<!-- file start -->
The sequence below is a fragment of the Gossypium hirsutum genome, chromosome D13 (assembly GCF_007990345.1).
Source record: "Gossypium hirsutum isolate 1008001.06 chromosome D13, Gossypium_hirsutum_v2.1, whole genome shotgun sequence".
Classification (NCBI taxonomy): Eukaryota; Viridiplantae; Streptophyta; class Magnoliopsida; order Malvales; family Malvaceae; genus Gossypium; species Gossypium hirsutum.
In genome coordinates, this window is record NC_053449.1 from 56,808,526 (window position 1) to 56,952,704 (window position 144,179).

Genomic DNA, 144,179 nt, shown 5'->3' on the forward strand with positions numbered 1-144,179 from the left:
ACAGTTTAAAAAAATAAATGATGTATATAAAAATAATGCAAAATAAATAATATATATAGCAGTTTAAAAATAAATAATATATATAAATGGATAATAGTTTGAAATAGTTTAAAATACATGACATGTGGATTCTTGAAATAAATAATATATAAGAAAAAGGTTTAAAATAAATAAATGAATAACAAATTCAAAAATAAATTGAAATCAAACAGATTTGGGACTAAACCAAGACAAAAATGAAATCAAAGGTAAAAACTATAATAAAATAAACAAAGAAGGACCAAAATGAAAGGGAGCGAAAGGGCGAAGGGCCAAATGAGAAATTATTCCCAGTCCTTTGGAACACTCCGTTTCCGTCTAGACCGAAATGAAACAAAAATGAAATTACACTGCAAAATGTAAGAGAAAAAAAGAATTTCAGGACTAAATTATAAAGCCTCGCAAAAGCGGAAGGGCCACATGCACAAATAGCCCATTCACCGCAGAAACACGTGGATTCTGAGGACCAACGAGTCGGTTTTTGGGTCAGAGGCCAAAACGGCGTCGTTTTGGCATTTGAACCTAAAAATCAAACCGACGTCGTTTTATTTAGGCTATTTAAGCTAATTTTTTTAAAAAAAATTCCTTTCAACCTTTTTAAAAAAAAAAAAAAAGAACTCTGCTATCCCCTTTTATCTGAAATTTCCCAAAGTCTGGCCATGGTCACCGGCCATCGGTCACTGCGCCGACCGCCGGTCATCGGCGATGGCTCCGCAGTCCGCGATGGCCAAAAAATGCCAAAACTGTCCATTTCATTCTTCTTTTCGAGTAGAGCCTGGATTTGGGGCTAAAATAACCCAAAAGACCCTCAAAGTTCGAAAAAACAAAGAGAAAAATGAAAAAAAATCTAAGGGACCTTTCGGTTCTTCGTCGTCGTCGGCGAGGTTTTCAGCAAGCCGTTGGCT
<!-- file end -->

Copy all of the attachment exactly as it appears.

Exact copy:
The sequence below is a fragment of the Gossypium hirsutum genome, chromosome D13 (assembly GCF_007990345.1).
Source record: "Gossypium hirsutum isolate 1008001.06 chromosome D13, Gossypium_hirsutum_v2.1, whole genome shotgun sequence".
Classification (NCBI taxonomy): Eukaryota; Viridiplantae; Streptophyta; class Magnoliopsida; order Malvales; family Malvaceae; genus Gossypium; species Gossypium hirsutum.
In genome coordinates, this window is record NC_053449.1 from 56,808,526 (window position 1) to 56,952,704 (window position 144,179).

Genomic DNA, 144,179 nt, shown 5'->3' on the forward strand with positions numbered 1-144,179 from the left:
ACAGTTTAAAAAAATAAATGATGTATATAAAAATAATGCAAAATAAATAATATATATAGCAGTTTAAAAATAAATAATATATATAAATGGATAATAGTTTGAAATAGTTTAAAATACATGACATGTGGATTCTTGAAATAAATAATATATAAGAAAAAGGTTTAAAATAAATAAATGAATAACAAATTCAAAAATAAATTGAAATCAAACAGATTTGGGACTAAACCAAGACAAAAATGAAATCAAAGGTAAAAACTATAATAAAATAAACAAAGAAGGACCAAAATGAAAGGGAGCGAAAGGGCGAAGGGCCAAATGAGAAATTATTCCCAGTCCTTTGGAACACTCCGTTTCCGTCTAGACCGAAATGAAACAAAAATGAAATTACACTGCAAAATGTAAGAGAAAAAAAGAATTTCAGGACTAAATTATAAAGCCTCGCAAAAGCGGAAGGGCCACATGCACAAATAGCCCATTCACCGCAGAAACACGTGGATTCTGAGGACCAACGAGTCGGTTTTTGGGTCAGAGGCCAAAACGGCGTCGTTTTGGCATTTGAACCTAAAAATCAAACCGACGTCGTTTTATTTAGGCTATTTAAGCTAATTTTTTTAAAAAAAATTCCTTTCAACCTTTTTAAAAAAAAAAAAAAAGAACTCTGCTATCCCCTTTTATCTGAAATTTCCCAAAGTCTGGCCATGGTCACCGGCCATCGGTCACTGCGCCGACCGCCGGTCATCGGCGATGGCTCCGCAGTCCGCGATGGCCAAAAAATGCCAAAACTGTCCATTTCATTCTTCTTTTCGAGTAGAGCCTGGATTTGGGGCTAAAATAACCCAAAAGACCCTCAAAGTTCGAAAAAACAAAGAGAAAAATGAAAAAAAATCTAAGGGACCTTTCGGTTCTTCGTCGTCGTCGGCGAGGTTTTCAGCAAGCCGTTGGCT